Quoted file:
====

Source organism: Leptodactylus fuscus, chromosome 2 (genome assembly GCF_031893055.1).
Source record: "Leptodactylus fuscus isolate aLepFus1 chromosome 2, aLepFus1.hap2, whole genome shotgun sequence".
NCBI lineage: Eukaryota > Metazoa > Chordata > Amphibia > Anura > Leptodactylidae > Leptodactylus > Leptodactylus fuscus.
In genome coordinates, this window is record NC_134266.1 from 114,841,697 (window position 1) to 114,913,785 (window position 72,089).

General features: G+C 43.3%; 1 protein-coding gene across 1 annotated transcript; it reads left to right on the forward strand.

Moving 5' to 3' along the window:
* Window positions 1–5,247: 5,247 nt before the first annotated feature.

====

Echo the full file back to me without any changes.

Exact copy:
Source organism: Leptodactylus fuscus, chromosome 2 (genome assembly GCF_031893055.1).
Source record: "Leptodactylus fuscus isolate aLepFus1 chromosome 2, aLepFus1.hap2, whole genome shotgun sequence".
NCBI lineage: Eukaryota > Metazoa > Chordata > Amphibia > Anura > Leptodactylidae > Leptodactylus > Leptodactylus fuscus.
In genome coordinates, this window is record NC_134266.1 from 114,841,697 (window position 1) to 114,913,785 (window position 72,089).

General features: G+C 43.3%; 1 protein-coding gene across 1 annotated transcript; it reads left to right on the forward strand.

Moving 5' to 3' along the window:
* Window positions 1–5,247: 5,247 nt before the first annotated feature.